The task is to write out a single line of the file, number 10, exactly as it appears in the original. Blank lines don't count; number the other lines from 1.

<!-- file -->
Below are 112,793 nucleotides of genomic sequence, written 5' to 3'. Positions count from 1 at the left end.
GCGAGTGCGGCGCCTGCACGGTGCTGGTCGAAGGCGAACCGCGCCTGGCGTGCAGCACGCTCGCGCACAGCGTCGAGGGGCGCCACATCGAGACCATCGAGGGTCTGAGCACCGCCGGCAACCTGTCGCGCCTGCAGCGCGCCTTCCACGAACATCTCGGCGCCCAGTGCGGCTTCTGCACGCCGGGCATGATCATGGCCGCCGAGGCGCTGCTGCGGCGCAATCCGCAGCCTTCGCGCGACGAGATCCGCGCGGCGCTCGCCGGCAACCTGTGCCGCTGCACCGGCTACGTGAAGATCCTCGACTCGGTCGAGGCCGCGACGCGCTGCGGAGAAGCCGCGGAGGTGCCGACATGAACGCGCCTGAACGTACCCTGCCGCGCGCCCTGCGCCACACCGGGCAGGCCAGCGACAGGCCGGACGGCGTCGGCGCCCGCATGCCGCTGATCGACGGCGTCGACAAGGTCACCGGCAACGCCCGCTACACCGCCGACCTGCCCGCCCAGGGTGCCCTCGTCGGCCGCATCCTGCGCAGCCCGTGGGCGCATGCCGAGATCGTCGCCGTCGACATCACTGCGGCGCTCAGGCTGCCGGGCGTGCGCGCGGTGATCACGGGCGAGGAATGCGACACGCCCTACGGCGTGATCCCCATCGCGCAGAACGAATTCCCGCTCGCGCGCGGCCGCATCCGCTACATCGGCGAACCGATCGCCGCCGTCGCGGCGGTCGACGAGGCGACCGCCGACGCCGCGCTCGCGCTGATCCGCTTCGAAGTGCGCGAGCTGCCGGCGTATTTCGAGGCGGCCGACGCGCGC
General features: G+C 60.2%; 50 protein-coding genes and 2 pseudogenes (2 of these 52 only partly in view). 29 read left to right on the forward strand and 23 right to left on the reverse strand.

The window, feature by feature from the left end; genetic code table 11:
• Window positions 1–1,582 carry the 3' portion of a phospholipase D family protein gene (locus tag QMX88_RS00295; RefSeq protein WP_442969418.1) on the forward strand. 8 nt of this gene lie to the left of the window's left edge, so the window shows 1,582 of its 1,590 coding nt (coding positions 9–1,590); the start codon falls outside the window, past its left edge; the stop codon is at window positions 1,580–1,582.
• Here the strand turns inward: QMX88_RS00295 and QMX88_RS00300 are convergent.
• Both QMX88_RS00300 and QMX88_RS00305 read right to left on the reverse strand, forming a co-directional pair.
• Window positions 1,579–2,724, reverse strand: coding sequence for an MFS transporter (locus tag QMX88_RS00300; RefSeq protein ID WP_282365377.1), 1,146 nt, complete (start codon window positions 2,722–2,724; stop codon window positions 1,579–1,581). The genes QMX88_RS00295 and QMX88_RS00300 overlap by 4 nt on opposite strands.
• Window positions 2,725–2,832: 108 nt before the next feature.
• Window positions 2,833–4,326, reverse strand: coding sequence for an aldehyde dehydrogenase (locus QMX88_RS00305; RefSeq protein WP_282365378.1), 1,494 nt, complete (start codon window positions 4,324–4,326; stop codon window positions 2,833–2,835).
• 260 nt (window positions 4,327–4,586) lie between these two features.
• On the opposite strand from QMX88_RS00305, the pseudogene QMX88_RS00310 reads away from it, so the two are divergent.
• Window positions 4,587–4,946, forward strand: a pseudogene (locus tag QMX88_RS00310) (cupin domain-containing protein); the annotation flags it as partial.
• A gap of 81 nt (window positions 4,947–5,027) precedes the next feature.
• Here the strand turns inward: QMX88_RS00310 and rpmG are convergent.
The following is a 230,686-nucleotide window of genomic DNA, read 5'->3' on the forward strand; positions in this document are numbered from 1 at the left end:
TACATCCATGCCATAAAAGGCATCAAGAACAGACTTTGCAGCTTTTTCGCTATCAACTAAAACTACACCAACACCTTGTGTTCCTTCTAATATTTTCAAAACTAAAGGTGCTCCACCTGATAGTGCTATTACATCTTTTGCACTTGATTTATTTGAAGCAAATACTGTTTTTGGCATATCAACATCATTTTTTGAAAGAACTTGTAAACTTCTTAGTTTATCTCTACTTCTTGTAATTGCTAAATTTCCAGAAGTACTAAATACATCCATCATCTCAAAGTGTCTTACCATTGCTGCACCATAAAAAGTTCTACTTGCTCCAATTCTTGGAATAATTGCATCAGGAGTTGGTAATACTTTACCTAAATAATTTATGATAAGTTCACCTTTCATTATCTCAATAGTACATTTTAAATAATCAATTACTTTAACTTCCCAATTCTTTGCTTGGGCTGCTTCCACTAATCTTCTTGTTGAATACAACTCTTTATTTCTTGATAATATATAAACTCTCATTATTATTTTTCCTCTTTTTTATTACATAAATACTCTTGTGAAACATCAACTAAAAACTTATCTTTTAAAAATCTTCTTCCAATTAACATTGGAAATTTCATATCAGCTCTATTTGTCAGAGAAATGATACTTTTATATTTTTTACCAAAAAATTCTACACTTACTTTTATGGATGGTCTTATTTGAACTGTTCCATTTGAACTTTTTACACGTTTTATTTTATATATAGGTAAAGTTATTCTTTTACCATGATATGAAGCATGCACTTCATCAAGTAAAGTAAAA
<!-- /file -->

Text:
• Window positions 2,833–4,326, reverse strand: coding sequence for an aldehyde dehydrogenase (locus QMX88_RS00305; RefSeq protein WP_282365378.1), 1,494 nt, complete (start codon window positions 4,324–4,326; stop codon window positions 2,833–2,835).